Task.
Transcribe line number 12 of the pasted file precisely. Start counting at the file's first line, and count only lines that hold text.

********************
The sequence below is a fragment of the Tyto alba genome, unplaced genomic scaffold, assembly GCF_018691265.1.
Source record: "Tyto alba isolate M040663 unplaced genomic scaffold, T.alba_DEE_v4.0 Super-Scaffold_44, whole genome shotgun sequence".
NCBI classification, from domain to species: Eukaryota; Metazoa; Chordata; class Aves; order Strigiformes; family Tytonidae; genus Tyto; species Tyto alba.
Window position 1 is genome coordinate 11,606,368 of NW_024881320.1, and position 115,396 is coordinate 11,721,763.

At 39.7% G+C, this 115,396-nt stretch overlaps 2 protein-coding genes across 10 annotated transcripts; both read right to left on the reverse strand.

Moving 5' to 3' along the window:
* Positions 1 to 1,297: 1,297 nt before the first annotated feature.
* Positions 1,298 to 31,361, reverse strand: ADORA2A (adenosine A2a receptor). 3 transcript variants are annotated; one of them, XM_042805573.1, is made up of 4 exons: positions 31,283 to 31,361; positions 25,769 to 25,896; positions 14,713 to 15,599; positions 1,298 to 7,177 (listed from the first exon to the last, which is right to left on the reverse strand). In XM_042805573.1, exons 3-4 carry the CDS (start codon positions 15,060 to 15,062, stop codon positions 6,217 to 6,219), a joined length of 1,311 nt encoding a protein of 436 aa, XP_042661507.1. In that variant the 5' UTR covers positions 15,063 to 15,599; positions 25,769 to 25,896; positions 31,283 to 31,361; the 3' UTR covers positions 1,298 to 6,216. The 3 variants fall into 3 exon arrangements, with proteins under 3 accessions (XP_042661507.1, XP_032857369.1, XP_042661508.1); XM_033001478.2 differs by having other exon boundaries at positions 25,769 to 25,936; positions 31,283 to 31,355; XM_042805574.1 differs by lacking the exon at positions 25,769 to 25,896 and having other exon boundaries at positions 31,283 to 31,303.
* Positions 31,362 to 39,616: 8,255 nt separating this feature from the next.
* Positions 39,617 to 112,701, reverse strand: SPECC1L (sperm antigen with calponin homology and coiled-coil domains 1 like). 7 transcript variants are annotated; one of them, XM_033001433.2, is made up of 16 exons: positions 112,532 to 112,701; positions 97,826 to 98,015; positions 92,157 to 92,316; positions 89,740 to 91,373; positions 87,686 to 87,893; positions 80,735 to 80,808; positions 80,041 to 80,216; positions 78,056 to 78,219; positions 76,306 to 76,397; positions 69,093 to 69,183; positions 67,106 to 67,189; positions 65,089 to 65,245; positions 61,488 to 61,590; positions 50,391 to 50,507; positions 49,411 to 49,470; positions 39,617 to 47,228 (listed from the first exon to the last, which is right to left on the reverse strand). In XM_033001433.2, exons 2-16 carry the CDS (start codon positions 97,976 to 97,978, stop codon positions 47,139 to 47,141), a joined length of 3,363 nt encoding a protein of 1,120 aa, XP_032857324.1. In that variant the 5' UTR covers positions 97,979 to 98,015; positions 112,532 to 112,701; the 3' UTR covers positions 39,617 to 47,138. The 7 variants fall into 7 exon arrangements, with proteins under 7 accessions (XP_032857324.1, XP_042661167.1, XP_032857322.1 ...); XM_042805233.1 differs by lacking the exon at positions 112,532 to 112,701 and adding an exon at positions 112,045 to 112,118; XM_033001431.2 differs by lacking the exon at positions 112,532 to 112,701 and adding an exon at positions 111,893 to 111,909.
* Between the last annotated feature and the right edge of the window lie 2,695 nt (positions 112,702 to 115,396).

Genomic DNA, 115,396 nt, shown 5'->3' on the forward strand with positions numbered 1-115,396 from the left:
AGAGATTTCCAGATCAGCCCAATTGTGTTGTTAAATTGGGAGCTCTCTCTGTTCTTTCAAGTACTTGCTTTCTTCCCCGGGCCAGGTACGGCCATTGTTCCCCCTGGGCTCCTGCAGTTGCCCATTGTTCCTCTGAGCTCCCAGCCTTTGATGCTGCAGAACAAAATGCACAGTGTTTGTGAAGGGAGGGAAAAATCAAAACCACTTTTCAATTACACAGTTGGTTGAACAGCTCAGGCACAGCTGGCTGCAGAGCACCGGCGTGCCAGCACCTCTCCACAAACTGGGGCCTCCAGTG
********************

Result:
Genomic DNA, 115,396 nt, shown 5'->3' on the forward strand with positions numbered 1-115,396 from the left: